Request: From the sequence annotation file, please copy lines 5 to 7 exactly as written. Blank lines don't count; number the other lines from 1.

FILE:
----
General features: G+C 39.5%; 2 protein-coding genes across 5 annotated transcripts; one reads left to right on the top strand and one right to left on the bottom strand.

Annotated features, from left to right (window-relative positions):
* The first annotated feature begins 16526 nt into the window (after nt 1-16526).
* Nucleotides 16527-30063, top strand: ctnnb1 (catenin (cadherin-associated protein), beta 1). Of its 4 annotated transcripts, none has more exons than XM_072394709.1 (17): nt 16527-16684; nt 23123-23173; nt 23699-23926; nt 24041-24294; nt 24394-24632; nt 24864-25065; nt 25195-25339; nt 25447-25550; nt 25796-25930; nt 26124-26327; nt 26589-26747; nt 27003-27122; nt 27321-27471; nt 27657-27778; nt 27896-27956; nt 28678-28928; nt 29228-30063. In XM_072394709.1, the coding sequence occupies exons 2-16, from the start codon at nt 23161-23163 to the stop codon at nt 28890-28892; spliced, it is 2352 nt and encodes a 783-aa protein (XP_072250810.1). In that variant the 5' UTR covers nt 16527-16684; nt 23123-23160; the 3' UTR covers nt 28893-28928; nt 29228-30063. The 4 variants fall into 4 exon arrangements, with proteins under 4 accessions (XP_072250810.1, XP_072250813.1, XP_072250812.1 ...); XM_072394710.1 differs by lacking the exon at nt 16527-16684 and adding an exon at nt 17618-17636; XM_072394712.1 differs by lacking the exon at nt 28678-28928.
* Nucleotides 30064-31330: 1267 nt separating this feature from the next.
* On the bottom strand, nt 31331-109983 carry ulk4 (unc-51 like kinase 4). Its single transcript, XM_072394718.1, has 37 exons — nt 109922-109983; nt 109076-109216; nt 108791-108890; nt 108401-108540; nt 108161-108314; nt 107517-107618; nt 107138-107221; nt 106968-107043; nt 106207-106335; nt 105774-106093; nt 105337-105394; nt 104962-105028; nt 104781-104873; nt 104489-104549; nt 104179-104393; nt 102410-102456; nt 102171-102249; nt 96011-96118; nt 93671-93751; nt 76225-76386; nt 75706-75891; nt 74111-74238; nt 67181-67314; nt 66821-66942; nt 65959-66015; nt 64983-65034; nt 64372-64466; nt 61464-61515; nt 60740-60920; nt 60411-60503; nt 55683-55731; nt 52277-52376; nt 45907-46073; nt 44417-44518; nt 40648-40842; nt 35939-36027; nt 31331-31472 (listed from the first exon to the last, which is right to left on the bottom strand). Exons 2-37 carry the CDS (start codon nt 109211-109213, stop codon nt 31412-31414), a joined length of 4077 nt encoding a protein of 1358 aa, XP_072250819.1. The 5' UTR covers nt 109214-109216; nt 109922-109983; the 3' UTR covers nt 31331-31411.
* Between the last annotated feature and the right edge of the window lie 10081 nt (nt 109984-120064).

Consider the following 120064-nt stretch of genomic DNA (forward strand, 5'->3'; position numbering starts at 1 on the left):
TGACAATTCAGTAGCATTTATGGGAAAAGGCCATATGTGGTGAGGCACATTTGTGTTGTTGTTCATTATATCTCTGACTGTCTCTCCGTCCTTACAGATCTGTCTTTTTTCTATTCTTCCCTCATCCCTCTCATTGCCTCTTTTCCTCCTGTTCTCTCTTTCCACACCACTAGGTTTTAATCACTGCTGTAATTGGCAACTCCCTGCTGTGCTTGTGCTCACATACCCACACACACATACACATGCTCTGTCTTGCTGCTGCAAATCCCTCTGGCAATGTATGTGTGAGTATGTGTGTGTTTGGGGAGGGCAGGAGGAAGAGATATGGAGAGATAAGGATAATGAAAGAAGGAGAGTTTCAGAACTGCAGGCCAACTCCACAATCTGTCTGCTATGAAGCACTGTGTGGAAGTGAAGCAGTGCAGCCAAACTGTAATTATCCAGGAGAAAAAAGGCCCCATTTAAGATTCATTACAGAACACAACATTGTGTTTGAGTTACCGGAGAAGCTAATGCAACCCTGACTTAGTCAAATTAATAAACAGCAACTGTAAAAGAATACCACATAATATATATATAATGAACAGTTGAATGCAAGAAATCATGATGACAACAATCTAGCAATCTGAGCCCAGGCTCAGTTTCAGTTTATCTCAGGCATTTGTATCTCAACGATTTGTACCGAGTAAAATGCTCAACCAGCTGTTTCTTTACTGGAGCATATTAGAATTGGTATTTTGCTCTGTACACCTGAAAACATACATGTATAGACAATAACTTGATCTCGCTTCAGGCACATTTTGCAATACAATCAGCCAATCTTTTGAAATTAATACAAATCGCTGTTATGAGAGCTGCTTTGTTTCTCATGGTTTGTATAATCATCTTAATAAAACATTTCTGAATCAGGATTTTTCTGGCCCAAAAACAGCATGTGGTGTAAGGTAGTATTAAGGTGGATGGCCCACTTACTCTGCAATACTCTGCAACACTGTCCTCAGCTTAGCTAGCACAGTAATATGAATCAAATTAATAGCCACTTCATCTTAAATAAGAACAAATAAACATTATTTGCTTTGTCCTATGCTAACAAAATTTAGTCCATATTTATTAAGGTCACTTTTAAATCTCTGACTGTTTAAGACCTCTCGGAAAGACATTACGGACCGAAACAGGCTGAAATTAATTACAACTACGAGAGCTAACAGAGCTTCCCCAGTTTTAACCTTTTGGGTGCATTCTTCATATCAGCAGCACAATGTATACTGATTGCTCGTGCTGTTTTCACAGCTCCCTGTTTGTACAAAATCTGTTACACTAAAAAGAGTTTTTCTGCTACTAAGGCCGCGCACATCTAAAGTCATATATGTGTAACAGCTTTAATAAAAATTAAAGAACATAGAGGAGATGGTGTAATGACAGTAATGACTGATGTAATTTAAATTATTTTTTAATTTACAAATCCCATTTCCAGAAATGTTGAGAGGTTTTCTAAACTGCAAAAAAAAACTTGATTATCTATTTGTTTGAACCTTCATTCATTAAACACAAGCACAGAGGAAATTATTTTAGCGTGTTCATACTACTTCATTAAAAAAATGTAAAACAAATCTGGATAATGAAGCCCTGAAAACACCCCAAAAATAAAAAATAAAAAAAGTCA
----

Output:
* Nucleotides 30064-31330: 1267 nt separating this feature from the next.
* On the bottom strand, nt 31331-109983 carry ulk4 (unc-51 like kinase 4). Its single transcript, XM_072394718.1, has 37 exons — nt 109922-109983; nt 109076-109216; nt 108791-108890; nt 108401-108540; nt 108161-108314; nt 107517-107618; nt 107138-107221; nt 106968-107043; nt 106207-106335; nt 105774-106093; nt 105337-105394; nt 104962-105028; nt 104781-104873; nt 104489-104549; nt 104179-104393; nt 102410-102456; nt 102171-102249; nt 96011-96118; nt 93671-93751; nt 76225-76386; nt 75706-75891; nt 74111-74238; nt 67181-67314; nt 66821-66942; nt 65959-66015; nt 64983-65034; nt 64372-64466; nt 61464-61515; nt 60740-60920; nt 60411-60503; nt 55683-55731; nt 52277-52376; nt 45907-46073; nt 44417-44518; nt 40648-40842; nt 35939-36027; nt 31331-31472 (listed from the first exon to the last, which is right to left on the bottom strand). Exons 2-37 carry the CDS (start codon nt 109211-109213, stop codon nt 31412-31414), a joined length of 4077 nt encoding a protein of 1358 aa, XP_072250819.1. The 5' UTR covers nt 109214-109216; nt 109922-109983; the 3' UTR covers nt 31331-31411.
* Between the last annotated feature and the right edge of the window lie 10081 nt (nt 109984-120064).